In Wagner v Canada (Environment and Climate Change), the Federal Court set aside the decision of the Canadian Environmental Assessment Agency (“CEAA”) and directed the federal Minister of Environment and Climate Change to personally determine whether a review panel is required for the federal environmental assessment of the Springbank Off-Stream Reservoir Project (“Project”).

Background

The Project includes flood mitigation infrastructure that will affect 6,800 acres of private land. Alberta Transportation proposes to construct the Project in response to the June 2013 flooding in southern Alberta. The Applicants are land owners who will lose their lands if the Project is approved.

Under the federal Regulations Designating Physical Activities, the Project requires a federal environmental assessment. The Minister may refer a designated project’s environmental assessment to a review panel if she is of the opinion that is in the public interest.[1]

The Minister’s determination of whether a referral is in the public interest must include a consideration of the following factors:

  1. whether the designated project may cause significant adverse environmental effects;
  2. public concerns related to the significant adverse environmental effects that the designated project may cause; and
  3. opportunities for co-operation with any jurisdiction that has powers, duties or functions in relation to an assessment of the environmental effects of the designated project or any part of it.[2]

CEAA received more than one thousand comments from the public, most of which expressed opposition to the Project.

However, CEAA decided that there was no reasonable basis to refer the Project’s environmental assessment to a review panel.

The landowners sought judicial review of the CEAA’s decision. They argued that the decision was unreasonable and the Minister was required to decide whether a review panel was warranted. The Minister argued that the CEAA’s decision could not be reviewed by the Court.

Decision

The Federal Court rejected the federal government’s argument and concluded that the CEAA’s decision was subject to review. It found that CEAA’s decision was unreasonable for two reasons:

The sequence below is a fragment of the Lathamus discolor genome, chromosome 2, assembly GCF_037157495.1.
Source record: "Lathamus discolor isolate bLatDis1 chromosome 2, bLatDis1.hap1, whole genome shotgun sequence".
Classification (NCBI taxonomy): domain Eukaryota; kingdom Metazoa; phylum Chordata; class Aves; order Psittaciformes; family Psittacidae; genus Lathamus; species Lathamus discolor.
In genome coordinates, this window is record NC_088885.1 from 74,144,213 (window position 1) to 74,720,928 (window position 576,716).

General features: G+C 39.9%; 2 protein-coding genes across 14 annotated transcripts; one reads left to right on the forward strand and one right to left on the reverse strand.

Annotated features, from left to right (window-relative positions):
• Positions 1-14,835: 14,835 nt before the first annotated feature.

1. CEAA’s internal decision-making process offended the requirements of transparency and intelligibility;[3] and
  2. CEAA failed to consider “public concerns” as required under the legislation.[4]

The Court noted that referring the Project’s environmental assessment to a review panel is of “ultimate importance” to the Applicants and the people of the Tsuut’ina Nation.

The Project has the potential to cause adverse effects to fish and fish habitat, Aboriginal fisheries, migratory birds, wetland habitats and the Tsuut’ina Nation’s reserve lands and Treaty and Aboriginal rights.

A review panel provides additional procedural protections and opportunities for participation. CEAA failed to provide any discussion with respect to the more than one thousand comments that it received from the public regarding the Project.

The Court set aside CEAA’s decision, and directed the federal Minister to personally decide whether the Project should be reviewed by a review panel.

Implications

This is the first reported decision with respect to the Minister’s discretion to order a review panel for an environmental assessment, pursuant to section 38 of Canadian Environmental Assessment Act 2012. The decision highlights the need for Ministerial oversight with respect to projects with the potential for significant adverse effects to the environment that attract a significant amount of public interest.